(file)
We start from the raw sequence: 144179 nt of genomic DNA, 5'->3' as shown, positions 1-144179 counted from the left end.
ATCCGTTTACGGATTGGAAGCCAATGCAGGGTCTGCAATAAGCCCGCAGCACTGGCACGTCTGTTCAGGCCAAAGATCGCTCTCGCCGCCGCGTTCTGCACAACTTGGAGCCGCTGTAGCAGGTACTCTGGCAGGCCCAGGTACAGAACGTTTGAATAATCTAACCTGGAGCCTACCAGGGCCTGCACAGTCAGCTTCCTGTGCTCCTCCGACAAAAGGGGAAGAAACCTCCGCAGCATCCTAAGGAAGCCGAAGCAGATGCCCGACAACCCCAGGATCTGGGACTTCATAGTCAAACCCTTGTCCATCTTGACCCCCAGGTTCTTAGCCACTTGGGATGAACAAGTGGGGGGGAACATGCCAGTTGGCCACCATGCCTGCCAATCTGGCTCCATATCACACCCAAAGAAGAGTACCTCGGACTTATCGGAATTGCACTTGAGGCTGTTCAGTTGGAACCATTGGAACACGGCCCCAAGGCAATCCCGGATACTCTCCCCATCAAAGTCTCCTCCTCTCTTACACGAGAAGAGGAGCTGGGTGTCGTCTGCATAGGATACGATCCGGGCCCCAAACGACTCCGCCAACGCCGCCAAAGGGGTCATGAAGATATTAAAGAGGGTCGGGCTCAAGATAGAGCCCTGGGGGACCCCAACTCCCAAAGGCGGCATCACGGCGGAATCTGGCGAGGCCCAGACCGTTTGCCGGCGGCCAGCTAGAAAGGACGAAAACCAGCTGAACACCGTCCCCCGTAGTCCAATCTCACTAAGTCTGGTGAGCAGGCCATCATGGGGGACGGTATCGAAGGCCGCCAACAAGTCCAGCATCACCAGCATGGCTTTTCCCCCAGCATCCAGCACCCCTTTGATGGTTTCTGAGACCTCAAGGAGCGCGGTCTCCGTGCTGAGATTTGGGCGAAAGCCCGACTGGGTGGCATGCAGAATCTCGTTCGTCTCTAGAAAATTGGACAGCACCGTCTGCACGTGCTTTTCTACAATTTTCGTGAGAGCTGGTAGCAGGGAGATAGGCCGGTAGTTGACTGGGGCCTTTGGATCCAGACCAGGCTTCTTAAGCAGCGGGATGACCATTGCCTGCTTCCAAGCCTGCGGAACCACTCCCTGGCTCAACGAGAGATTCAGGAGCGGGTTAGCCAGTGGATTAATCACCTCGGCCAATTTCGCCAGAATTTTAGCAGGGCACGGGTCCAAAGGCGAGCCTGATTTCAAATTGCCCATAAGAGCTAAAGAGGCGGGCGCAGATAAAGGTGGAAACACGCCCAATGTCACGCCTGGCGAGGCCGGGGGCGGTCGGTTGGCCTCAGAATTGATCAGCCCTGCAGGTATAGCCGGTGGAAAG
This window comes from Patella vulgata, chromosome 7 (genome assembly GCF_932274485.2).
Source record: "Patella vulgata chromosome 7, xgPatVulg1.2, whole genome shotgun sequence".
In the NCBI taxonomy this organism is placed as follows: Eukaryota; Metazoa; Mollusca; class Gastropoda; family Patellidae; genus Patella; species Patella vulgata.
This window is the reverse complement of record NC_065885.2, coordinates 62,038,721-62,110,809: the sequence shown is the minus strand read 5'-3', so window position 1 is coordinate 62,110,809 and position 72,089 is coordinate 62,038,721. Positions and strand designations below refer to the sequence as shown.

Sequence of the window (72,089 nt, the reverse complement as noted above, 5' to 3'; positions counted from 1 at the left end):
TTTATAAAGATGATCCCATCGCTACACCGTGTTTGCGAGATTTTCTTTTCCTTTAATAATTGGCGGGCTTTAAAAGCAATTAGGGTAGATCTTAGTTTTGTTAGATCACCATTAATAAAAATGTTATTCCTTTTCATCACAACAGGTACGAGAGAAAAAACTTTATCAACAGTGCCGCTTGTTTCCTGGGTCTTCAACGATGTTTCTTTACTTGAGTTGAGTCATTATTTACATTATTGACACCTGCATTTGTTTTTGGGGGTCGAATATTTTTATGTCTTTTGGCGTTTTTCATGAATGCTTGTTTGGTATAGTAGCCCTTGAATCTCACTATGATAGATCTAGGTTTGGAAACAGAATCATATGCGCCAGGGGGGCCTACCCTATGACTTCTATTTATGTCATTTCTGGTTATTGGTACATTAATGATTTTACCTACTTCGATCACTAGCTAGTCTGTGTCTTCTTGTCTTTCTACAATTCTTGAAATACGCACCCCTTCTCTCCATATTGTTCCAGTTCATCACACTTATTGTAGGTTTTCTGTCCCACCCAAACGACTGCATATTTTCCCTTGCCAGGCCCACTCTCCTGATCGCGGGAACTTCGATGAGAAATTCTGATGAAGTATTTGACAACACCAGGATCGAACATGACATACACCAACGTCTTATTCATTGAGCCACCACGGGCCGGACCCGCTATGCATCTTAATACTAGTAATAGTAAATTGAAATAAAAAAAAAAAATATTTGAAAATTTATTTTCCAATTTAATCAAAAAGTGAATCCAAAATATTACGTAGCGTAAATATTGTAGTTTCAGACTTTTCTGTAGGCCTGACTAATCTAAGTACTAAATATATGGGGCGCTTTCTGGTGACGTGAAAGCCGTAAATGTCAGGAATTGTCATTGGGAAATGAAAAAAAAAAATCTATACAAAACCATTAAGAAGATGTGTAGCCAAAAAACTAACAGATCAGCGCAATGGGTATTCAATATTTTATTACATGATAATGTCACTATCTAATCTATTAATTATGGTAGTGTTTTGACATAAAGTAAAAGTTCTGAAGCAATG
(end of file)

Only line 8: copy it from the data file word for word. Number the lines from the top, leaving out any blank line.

TTTATAAAGATGATCCCATCGCTACACCGTGTTTGCGAGATTTTCTTTTCCTTTAATAATTGGCGGGCTTTAAAAGCAATTAGGGTAGATCTTAGTTTTGTTAGATCACCATTAATAAAAATGTTATTCCTTTTCATCACAACAGGTACGAGAGAAAAAACTTTATCAACAGTGCCGCTTGTTTCCTGGGTCTTCAACGATGTTTCTTTACTTGAGTTGAGTCATTATTTACATTATTGACACCTGCATTTGTTTTTGGGGGTCGAATATTTTTATGTCTTTTGGCGTTTTTCATGAATGCTTGTTTGGTATAGTAGCCCTTGAATCTCACTATGATAGATCTAGGTTTGGAAACAGAATCATATGCGCCAGGGGGGCCTACCCTATGACTTCTATTTATGTCATTTCTGGTTATTGGTACATTAATGATTTTACCTACTTCGATCACTAGCTAGTCTGTGTCTTCTTGTCTTTCTACAATTCTTGAAATACGCACCCCTTCTCTCCATATTGTTCCAGTTCATCACACTTATTGTAGGTTTTCTGTCCCACCCAAACGACTGCATATTTTCCCTTGCCAGGCCCACTCTCCTGATCGCGGGAACTTCGATGAGAAATTCTGATGAAGTATTTGACAACACCAGGATCGAACATGACATACACCAACGTCTTATTCATTGAGCCACCACGGGCCGGACCCGCTATGCATCTTAATACTAGTAATAGTAAATTGAAATAAAAAAAAAAAATATTTGAAAATTTATTTTCCAATTTAATCAAAAAGTGAATCCAAAATATTACGTAGCGTAAATATTGTAGTTTCAGACTTTTCTGTAGGCCTGACTAATCTAAGTACTAAATATATGGGGCGCTTTCTGGTGACGTGAAAGCCGTAAATGTCAGGAATTGTCATTGGGAAATGAAAAAAAAAAATCTATACAAAACCATTAAGAAGATGTGTAGCCAAAAAACTAACAGATCAGCGCAATGGGTATTCAATATTTTATTACATGATAATGTCACTATCTAATCTATTAATTATGGTAGTGTTTTGACATAAAGTAAAAGTTCTGAAGCAATG